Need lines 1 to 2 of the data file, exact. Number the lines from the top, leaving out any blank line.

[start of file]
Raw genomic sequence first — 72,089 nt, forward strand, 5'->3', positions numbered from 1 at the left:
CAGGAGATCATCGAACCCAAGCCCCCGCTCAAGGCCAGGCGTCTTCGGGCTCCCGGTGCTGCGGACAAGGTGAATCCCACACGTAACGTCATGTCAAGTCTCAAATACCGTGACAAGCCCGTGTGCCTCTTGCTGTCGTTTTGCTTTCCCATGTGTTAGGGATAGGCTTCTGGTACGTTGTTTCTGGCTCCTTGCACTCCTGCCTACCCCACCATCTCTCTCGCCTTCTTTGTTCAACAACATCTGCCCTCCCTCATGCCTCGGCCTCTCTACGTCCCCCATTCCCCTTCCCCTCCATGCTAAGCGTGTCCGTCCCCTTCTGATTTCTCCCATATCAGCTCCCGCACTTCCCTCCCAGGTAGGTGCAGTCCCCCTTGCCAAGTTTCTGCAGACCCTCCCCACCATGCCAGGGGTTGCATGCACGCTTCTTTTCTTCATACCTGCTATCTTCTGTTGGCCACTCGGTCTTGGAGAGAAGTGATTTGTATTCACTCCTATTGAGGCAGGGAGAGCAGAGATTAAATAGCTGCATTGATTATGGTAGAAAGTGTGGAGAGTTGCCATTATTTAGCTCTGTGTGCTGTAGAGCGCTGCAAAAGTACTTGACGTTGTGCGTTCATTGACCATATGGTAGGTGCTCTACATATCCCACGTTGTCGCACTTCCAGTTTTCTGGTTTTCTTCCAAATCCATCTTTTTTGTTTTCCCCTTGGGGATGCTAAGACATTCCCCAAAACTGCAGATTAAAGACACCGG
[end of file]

Raw genomic sequence first — 72,089 nt, forward strand, 5'->3', positions numbered from 1 at the left:
CAGGAGATCATCGAACCCAAGCCCCCGCTCAAGGCCAGGCGTCTTCGGGCTCCCGGTGCTGCGGACAAGGTGAATCCCACACGTAACGTCATGTCAAGTCTCAAATACCGTGACAAGCCCGTGTGCCTCTTGCTGTCGTTTTGCTTTCCCATGTGTTAGGGATAGGCTTCTGGTACGTTGTTTCTGGCTCCTTGCACTCCTGCCTACCCCACCATCTCTCTCGCCTTCTTTGTTCAACAACATCTGCCCTCCCTCATGCCTCGGCCTCTCTACGTCCCCCATTCCCCTTCCCCTCCATGCTAAGCGTGTCCGTCCCCTTCTGATTTCTCCCATATCAGCTCCCGCACTTCCCTCCCAGGTAGGTGCAGTCCCCCTTGCCAAGTTTCTGCAGACCCTCCCCACCATGCCAGGGGTTGCATGCACGCTTCTTTTCTTCATACCTGCTATCTTCTGTTGGCCACTCGGTCTTGGAGAGAAGTGATTTGTATTCACTCCTATTGAGGCAGGGAGAGCAGAGATTAAATAGCTGCATTGATTATGGTAGAAAGTGTGGAGAGTTGCCATTATTTAGCTCTGTGTGCTGTAGAGCGCTGCAAAAGTACTTGACGTTGTGCGTTCATTGACCATATGGTAGGTGCTCTACATATCCCACGTTGTCGCACTTCCAGTTTTCTGGTTTTCTTCCAAATCCATCTTTTTTGTTTTCCCCTTGGGGATGCTAAGACATTCCCCAAAACTGCAGATTAAAGACACCGG